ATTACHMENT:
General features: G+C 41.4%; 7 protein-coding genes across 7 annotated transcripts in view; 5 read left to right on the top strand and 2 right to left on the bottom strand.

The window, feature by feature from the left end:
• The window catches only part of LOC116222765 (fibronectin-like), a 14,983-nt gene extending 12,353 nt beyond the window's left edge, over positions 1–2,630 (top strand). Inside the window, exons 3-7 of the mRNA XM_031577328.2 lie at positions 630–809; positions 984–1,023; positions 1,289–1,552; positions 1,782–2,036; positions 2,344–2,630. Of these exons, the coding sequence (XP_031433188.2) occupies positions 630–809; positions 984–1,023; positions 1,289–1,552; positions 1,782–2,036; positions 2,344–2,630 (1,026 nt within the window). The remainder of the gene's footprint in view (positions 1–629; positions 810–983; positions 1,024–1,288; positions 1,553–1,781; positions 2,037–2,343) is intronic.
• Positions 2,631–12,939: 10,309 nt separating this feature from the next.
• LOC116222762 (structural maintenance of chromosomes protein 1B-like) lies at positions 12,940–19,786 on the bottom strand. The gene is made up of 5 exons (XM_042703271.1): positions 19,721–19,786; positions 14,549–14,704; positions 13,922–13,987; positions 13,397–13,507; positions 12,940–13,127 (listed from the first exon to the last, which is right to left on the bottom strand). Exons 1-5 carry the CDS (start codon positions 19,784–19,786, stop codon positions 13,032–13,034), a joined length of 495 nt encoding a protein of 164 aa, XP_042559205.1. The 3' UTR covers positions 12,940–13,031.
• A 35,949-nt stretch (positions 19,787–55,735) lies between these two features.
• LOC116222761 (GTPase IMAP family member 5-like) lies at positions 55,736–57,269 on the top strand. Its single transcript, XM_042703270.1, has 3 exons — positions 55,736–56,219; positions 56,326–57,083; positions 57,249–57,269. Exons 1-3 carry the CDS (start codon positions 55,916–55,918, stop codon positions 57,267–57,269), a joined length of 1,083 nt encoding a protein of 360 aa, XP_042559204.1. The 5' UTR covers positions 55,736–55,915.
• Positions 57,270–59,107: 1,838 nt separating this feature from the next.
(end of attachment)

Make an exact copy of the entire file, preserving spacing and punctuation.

General features: G+C 41.4%; 7 protein-coding genes across 7 annotated transcripts in view; 5 read left to right on the top strand and 2 right to left on the bottom strand.

The window, feature by feature from the left end:
• The window catches only part of LOC116222765 (fibronectin-like), a 14,983-nt gene extending 12,353 nt beyond the window's left edge, over positions 1–2,630 (top strand). Inside the window, exons 3-7 of the mRNA XM_031577328.2 lie at positions 630–809; positions 984–1,023; positions 1,289–1,552; positions 1,782–2,036; positions 2,344–2,630. Of these exons, the coding sequence (XP_031433188.2) occupies positions 630–809; positions 984–1,023; positions 1,289–1,552; positions 1,782–2,036; positions 2,344–2,630 (1,026 nt within the window). The remainder of the gene's footprint in view (positions 1–629; positions 810–983; positions 1,024–1,288; positions 1,553–1,781; positions 2,037–2,343) is intronic.
• Positions 2,631–12,939: 10,309 nt separating this feature from the next.
• LOC116222762 (structural maintenance of chromosomes protein 1B-like) lies at positions 12,940–19,786 on the bottom strand. The gene is made up of 5 exons (XM_042703271.1): positions 19,721–19,786; positions 14,549–14,704; positions 13,922–13,987; positions 13,397–13,507; positions 12,940–13,127 (listed from the first exon to the last, which is right to left on the bottom strand). Exons 1-5 carry the CDS (start codon positions 19,784–19,786, stop codon positions 13,032–13,034), a joined length of 495 nt encoding a protein of 164 aa, XP_042559205.1. The 3' UTR covers positions 12,940–13,031.
• A 35,949-nt stretch (positions 19,787–55,735) lies between these two features.
• LOC116222761 (GTPase IMAP family member 5-like) lies at positions 55,736–57,269 on the top strand. Its single transcript, XM_042703270.1, has 3 exons — positions 55,736–56,219; positions 56,326–57,083; positions 57,249–57,269. Exons 1-3 carry the CDS (start codon positions 55,916–55,918, stop codon positions 57,267–57,269), a joined length of 1,083 nt encoding a protein of 360 aa, XP_042559204.1. The 5' UTR covers positions 55,736–55,915.
• Positions 57,270–59,107: 1,838 nt separating this feature from the next.